While this may be too much work for the person who wants a horse property as a second home, it could be an option for those who like the hospitality business and want to combine it with a passion for horses.
If cow-towing to a bunch of East Coast city slickers isn’t your idea of ranching, there are many others available in Arizona. In fact, there are lots of horse properties for sale in Arizona.
You’ll be happy to know that the culture of cowboys, ranch hands, cattle herds and rodeos are alive and well in Arizona. While not quite what it was decades ago when cattle ranches and Arizona practically went together, today there are still around 900,000 head of cattle in the state.
In fact, according to one government estimate, 21% of all so-called “farms”, which include cattle ranches, produce beef products.
You can even show off your riding skills at the Arizona Quarter Horse Show.
This type of equestrian activity usually conjures up red coated riders, bugle in hand, chasing down a terrified fox who has a pack of yelping hounds right on his tail. While it seems more at home in the lush English countryside than it does on the arid landscape of Arizona, these equestrian businesses exist in Arizona too. Summertime Farms in Tucson is one of them. Here you can learn to jump over hedges like a fine old English aristocrat, Trot like they do in front of Buckingham Place, and all the other refined riding techniques of English riding.
Each year, at WestWorld in Scottsdale, the Arabian Horse Show draws enthusiasts from far and wide. You can enjoy the show, learn more about care and breeding of Arabian horses, and find equestrian accessories of all kind.
While there aren’t many of these types of ranches in Arizona, there are some. So if you want to own a ranch of this type, Arizona has them.
You can buy a small ranch, for cattle, horses, sheep, or city slickers for around $50,000. This is a bare bones “ranch” with five acres, lots of dust, a sprinkling of cactus, and no doubt a few prairie dogs. This ranch is awaiting construction of a ranch house, fences, and all the other stuff that goes into ranches so, for a small amount you’re basically getting an empty desert patch with lots of potential, and that’s about it.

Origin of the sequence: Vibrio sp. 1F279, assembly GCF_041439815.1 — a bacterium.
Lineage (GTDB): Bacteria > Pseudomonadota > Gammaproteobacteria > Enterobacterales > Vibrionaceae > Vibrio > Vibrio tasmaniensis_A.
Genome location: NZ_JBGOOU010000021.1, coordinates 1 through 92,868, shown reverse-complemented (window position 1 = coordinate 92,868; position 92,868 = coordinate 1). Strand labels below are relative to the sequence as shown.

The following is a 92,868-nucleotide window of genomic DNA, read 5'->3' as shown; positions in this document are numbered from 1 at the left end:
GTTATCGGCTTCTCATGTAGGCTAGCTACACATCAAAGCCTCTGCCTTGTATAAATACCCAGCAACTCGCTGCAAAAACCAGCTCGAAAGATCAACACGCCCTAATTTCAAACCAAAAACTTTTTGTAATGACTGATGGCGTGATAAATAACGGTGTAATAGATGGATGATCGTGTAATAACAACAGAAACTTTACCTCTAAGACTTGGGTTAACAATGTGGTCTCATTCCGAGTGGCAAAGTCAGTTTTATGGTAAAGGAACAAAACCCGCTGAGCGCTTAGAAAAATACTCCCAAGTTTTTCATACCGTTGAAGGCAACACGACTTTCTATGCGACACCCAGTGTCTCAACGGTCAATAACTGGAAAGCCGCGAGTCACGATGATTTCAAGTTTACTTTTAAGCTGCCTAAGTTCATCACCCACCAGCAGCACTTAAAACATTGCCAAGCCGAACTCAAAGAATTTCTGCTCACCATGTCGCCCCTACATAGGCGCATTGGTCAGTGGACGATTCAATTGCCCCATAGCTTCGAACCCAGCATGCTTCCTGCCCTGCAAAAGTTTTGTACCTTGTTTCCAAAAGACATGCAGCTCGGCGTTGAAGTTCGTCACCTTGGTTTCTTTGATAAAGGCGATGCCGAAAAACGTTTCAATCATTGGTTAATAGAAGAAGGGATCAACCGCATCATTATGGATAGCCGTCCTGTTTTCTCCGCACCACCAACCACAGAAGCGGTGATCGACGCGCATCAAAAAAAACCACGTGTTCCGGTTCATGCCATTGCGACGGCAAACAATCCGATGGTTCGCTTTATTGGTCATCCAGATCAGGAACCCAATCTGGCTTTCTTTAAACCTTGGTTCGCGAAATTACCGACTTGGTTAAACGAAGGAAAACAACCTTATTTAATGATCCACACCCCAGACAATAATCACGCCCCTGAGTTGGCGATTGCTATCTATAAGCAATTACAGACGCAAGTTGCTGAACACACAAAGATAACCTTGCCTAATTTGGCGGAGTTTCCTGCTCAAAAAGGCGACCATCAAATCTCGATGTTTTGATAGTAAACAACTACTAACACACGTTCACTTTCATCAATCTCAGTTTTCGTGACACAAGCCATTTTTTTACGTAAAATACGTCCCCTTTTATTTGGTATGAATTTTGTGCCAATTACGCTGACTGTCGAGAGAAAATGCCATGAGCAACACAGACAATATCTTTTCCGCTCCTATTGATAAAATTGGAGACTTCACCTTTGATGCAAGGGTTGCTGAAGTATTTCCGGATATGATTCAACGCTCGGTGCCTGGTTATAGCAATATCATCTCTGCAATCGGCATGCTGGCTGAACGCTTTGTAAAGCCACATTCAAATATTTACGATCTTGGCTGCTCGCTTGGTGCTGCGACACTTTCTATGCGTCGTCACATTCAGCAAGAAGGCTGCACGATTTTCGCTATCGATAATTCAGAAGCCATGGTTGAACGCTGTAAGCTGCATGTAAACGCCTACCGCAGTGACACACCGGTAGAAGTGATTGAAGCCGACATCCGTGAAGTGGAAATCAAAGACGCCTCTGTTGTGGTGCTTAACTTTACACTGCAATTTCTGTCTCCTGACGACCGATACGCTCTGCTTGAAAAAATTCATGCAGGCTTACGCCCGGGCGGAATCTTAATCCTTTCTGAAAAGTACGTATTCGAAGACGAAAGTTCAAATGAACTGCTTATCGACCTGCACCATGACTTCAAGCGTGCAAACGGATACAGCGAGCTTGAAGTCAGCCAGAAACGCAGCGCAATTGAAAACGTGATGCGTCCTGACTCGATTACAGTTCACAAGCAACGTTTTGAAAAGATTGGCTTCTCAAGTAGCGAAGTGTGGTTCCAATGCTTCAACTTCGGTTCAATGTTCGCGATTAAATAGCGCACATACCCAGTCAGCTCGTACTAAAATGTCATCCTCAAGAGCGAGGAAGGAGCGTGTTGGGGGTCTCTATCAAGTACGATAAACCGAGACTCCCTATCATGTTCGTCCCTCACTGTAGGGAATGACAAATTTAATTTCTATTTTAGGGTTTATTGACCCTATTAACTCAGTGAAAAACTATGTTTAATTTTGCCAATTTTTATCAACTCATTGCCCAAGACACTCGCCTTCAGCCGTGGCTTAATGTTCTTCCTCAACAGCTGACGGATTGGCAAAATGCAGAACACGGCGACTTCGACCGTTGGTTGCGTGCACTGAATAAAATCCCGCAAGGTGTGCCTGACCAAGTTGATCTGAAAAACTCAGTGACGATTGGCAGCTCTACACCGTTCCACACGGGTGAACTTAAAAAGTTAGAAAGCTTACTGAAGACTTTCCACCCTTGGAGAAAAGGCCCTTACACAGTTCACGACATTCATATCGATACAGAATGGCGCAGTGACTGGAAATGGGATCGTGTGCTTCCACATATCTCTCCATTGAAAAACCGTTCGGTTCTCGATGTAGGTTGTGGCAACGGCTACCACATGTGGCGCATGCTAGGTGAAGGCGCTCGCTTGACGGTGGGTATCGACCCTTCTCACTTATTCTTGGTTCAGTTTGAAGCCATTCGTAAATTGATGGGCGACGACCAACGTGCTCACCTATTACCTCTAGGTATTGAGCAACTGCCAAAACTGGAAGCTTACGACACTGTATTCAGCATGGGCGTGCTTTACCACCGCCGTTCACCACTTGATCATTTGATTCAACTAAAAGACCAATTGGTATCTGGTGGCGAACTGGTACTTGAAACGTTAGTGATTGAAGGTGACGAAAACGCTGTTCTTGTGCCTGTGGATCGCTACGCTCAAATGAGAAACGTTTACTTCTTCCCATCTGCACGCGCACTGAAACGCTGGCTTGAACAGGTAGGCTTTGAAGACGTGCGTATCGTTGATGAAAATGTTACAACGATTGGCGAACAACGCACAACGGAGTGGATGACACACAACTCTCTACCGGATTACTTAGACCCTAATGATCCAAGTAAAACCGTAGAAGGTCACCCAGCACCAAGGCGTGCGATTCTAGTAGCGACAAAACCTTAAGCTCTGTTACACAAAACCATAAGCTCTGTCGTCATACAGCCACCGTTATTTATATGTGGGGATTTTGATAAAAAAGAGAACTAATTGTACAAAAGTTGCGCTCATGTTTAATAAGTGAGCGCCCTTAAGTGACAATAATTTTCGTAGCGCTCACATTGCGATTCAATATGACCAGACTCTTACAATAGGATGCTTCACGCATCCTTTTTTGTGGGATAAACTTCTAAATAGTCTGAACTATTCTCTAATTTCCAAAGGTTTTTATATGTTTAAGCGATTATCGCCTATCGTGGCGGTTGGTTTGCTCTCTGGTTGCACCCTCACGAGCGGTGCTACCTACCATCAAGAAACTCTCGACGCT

If you have big bucks, there’s a 135-acre ranch for sale in sunny Cave Creek in the million dollar price range . This ranch comes with everything - barns, fences, magnificent ranch house, etc. This might be the place for you.
A good example of the cost of a turn-key horse ranch is one for sale in Pima County. It’s 4.13 acres, has a small 3-bedroom ranch house, a barn with 8 horse stalls, a pen and fencing.
There is a ranch for sale for every budget and every style in Arizona.
Any good cowboy knows that they need a good trail to follow, and often that trail can only be found with the help of a seasoned guide. The same is true when it comes to buying an equestrian cattle, horse, or dude ranch. You need to be accompanied with a real estate “Kit Carson”, if you will. A professional broker who knows the lay of the land and can help you navigate the process.
The folks at Arizona Network Realty are professional real estate brokers who can help you with the complicated issues when it comes to buying a ranch or horse property. Think of them as your own personal Kit Carson of real estate. You won’t lose your way and you’ll find just what you are looking for.
Last updated - February 15, 2023